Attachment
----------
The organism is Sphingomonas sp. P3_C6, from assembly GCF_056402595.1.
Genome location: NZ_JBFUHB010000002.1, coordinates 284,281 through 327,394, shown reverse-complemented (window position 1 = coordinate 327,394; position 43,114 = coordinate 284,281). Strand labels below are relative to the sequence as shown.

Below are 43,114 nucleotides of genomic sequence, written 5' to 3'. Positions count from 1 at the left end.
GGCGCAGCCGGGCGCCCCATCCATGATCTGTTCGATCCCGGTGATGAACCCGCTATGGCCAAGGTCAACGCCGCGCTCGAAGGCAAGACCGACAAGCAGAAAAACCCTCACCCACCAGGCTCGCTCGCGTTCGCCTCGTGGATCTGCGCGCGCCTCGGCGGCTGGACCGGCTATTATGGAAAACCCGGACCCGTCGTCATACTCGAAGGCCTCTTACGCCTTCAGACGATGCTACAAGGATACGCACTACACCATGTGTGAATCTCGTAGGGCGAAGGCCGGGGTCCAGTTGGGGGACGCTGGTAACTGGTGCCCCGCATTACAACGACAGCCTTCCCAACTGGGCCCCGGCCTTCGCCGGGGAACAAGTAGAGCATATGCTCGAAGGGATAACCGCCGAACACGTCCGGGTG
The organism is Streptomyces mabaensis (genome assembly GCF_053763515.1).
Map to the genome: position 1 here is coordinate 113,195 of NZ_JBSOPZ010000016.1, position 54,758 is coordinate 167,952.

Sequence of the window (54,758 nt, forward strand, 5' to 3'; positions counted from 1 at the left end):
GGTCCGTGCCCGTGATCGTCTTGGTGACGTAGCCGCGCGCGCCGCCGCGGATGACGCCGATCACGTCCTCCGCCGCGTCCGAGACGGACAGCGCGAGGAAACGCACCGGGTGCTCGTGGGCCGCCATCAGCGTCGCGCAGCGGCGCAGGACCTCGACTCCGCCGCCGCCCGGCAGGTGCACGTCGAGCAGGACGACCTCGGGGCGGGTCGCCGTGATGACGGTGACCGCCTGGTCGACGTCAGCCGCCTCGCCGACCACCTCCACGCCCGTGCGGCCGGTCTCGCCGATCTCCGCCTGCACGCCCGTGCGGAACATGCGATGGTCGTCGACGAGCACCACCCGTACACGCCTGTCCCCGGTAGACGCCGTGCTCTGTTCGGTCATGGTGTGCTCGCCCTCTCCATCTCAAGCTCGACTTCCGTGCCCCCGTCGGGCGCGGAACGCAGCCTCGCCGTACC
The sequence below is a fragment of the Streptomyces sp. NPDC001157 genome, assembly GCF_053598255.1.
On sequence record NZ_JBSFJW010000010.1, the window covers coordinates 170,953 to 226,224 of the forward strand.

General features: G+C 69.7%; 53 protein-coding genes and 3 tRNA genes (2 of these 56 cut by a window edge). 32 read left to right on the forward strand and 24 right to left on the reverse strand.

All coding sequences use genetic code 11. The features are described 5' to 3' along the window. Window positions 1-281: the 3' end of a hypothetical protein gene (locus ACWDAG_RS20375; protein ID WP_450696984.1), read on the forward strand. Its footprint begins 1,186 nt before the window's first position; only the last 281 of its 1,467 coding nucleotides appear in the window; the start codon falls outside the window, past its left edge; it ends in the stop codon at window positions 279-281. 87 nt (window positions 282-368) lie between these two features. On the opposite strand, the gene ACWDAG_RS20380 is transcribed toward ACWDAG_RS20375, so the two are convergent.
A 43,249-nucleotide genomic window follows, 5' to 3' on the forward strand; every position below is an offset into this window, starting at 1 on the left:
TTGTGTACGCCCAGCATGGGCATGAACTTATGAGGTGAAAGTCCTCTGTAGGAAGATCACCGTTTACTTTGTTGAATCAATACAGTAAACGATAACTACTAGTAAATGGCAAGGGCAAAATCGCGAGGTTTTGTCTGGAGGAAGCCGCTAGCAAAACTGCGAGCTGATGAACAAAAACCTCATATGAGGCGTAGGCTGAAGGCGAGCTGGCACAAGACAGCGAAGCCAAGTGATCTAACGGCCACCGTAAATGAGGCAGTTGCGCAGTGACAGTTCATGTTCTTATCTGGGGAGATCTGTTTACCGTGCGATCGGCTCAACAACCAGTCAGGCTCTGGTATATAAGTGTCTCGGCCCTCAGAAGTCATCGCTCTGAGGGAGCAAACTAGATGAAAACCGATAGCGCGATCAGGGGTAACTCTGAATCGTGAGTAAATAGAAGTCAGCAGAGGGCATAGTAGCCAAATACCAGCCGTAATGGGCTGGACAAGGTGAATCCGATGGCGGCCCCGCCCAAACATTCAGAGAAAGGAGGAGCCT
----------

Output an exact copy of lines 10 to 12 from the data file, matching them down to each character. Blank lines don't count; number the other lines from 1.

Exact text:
On sequence record NZ_JBSFJW010000010.1, the window covers coordinates 170,953 to 226,224 of the forward strand.

General features: G+C 69.7%; 53 protein-coding genes and 3 tRNA genes (2 of these 56 cut by a window edge). 32 read left to right on the forward strand and 24 right to left on the reverse strand.

All coding sequences use genetic code 11. The features are described 5' to 3' along the window. Window positions 1-281: the 3' end of a hypothetical protein gene (locus ACWDAG_RS20375; protein ID WP_450696984.1), read on the forward strand. Its footprint begins 1,186 nt before the window's first position; only the last 281 of its 1,467 coding nucleotides appear in the window; the start codon falls outside the window, past its left edge; it ends in the stop codon at window positions 279-281. 87 nt (window positions 282-368) lie between these two features. On the opposite strand, the gene ACWDAG_RS20380 is transcribed toward ACWDAG_RS20375, so the two are convergent.